We appointed counsel to represent defendant on appeal. Counsel filed an opening brief setting forth the facts of the case and asking us to review the record to determine whether there were any arguable issues on appeal. (Wende, supra, 25 Cal.3d 436.) Defendant was advised by counsel of the right to file a supplemental brief within 30 days of the date of filing of the opening brief.

Defendant has filed a supplemental brief. Defendant's brief delineates a number of typographical errors in the transcripts. We can discern no prejudice to defendant as a result of these typographical errors. Defendant also complains there were a number of discussions which were not transcribed, including the prosecution's rejection of his offer of proof of his abstinence for over one year. On direct appeal, our review is limited to a consideration of matters contained in the record of the trial proceedings. (People v. Landers (1976) 59 Cal.App.3d 846, 850.) We cannot consider or find prejudicial error on matters not contained in the record.

Defendant also alleges the prosecution did not produce requested discovery. These claims are foreclosed by defendant's guilty plea and failure to obtain a certificate of probable cause. A guilty plea is, for most purposes, the legal equivalent of a jury's guilty verdict. (People v. Valladoli (1996) 13 Cal.4th 590, 601.) A guilty plea serves as a stipulation that the People need not introduce proof to support the accusation. The plea supplies both evidence and verdict and is deemed to constitute an admission of every element of the charged offense. (People v. Alfaro (1986) 42 Cal.3d 627, 636 [overruled on another ground in People v. Guerrero (1988) 44 Cal.3d 343]; People v. Chadd (1981) 28 Cal.3d 739, 748.) Without a certificate of probable cause, our review is limited to search and seizure or sentencing issues. (People v. Mendez (1999) 19 Cal.4th 1084; People v. Panizzon (1996) 13 Cal.4th 68.)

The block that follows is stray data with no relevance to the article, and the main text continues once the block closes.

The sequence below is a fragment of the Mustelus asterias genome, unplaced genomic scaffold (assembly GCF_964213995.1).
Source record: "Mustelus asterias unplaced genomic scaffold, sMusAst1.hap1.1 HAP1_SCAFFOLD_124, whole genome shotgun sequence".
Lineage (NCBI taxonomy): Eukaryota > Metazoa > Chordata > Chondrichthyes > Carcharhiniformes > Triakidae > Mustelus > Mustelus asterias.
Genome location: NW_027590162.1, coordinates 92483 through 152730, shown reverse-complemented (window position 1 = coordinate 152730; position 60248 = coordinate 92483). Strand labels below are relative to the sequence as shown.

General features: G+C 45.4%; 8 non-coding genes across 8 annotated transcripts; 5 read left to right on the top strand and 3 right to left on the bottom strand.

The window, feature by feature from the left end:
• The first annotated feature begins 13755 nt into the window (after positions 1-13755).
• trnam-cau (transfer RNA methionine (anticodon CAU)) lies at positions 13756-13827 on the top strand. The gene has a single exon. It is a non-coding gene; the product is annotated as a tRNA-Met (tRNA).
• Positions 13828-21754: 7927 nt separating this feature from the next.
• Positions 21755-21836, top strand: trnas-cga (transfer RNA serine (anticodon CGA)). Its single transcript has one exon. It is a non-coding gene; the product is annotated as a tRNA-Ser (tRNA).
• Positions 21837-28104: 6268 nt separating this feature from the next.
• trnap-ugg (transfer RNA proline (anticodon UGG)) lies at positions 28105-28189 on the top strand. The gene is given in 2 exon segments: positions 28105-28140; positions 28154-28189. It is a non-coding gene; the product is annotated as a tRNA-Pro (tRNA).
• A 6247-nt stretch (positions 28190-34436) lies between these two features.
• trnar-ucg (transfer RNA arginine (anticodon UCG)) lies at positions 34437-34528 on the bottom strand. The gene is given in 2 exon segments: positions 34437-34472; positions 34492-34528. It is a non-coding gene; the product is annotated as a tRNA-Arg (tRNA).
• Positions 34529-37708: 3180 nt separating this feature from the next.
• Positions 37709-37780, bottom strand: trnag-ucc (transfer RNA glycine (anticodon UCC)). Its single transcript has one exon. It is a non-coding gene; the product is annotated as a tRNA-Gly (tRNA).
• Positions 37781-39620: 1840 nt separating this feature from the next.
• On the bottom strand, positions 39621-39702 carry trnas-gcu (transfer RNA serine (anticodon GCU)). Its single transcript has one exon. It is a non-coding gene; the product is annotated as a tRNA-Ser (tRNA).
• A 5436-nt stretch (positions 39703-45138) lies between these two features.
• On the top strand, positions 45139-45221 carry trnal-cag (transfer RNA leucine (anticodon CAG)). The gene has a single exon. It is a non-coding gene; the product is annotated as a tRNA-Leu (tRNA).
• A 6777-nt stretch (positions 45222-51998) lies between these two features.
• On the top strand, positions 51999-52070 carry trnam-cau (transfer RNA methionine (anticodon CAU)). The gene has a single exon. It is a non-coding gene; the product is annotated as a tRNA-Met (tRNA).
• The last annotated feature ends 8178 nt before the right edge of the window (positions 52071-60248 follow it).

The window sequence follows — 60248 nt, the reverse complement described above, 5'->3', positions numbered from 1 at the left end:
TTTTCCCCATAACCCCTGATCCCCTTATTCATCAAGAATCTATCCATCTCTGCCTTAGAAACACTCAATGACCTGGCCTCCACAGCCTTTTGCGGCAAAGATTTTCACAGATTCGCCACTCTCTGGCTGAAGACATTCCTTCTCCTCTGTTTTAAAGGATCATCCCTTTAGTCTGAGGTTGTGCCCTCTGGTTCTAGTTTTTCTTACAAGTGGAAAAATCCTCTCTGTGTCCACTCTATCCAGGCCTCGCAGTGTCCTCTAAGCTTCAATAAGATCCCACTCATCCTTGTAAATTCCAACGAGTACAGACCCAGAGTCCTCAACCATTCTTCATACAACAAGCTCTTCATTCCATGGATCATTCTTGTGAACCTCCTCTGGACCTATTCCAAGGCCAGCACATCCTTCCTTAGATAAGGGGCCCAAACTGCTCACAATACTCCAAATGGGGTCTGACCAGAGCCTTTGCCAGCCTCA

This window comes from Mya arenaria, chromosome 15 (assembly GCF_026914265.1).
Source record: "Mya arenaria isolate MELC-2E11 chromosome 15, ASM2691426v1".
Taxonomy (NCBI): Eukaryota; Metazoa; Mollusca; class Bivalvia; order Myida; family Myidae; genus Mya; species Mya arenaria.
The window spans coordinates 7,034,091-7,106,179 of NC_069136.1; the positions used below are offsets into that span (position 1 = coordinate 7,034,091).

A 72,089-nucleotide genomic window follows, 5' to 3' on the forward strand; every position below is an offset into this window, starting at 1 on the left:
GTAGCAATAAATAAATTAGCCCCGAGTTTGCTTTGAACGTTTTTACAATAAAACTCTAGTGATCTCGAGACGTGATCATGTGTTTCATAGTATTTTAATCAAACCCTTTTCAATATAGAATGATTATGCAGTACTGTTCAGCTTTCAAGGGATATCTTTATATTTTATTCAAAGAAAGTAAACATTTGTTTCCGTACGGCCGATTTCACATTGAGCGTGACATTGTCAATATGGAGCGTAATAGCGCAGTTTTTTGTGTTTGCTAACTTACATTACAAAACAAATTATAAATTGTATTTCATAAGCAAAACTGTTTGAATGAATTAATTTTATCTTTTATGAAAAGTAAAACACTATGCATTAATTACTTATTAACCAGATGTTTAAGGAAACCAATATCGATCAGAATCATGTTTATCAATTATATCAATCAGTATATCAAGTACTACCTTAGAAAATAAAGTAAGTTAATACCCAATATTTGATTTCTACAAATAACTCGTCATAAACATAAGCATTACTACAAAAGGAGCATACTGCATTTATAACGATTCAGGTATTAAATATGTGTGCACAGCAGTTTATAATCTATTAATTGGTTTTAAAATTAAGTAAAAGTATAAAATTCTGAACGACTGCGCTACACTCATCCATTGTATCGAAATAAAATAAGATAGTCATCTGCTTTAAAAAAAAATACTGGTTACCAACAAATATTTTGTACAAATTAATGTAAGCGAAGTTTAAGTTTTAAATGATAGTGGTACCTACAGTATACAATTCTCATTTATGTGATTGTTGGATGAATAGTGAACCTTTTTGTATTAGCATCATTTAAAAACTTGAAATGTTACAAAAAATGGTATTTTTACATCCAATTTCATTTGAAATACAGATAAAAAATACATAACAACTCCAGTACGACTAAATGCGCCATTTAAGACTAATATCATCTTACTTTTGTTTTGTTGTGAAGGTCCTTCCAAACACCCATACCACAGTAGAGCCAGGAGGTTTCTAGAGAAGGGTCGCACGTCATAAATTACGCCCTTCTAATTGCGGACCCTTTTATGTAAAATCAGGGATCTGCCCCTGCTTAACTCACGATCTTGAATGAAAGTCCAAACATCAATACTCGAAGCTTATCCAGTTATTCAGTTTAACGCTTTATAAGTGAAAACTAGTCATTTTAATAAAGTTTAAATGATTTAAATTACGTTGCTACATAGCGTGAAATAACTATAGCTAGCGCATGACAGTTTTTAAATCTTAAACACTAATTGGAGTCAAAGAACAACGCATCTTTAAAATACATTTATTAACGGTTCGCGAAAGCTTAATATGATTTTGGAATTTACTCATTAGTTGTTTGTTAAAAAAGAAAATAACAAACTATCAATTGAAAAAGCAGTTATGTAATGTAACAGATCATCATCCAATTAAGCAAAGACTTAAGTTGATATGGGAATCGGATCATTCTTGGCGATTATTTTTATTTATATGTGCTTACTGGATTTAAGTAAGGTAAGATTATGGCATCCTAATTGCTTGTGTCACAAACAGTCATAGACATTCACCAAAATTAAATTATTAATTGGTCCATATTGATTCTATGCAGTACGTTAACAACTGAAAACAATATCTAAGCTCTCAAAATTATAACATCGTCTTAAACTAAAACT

Defendant argues the record does not reflect his offer to pay for residential drug treatment or evidence he offered to mitigate his sentence. Defendant was sentenced in accordance with a stipulated sentence which was an integral part of the plea. Accordingly, this claim is also foreclosed by the failure to obtain a certificate of probable cause. (People v. Panizzon, supra, 13 Cal.4th at p. 78.)

Defendant also claims the People's opposition to the motion to suppress is deficient. Deficiencies in the People's briefing do not constitute reversible errors. To warrant reversal, the court must make an erroneous ruling which results in prejudice to the defendant. (People v. Alvarez (1996) 14 Cal.4th 155, 216; People v. Watson (1956) 46 Cal.2d 818.) Here, there was no ruling by the court on the motion to suppress at all. It was the defendant's burden to seek and obtain a ruling on the motion to suppress. (Anderson v. Superior Court (1988) 206 Cal.App.3d 533, 542.) As there is no ruling for us to review, we cannot find any prejudicial error.

We have undertaken an independent examination of the entire record and have found no arguable error that would result in a disposition more favorable to defendant.

DISPOSITION

The judgment is affirmed.

We concur: RAYE , P. J. BUTZ , J.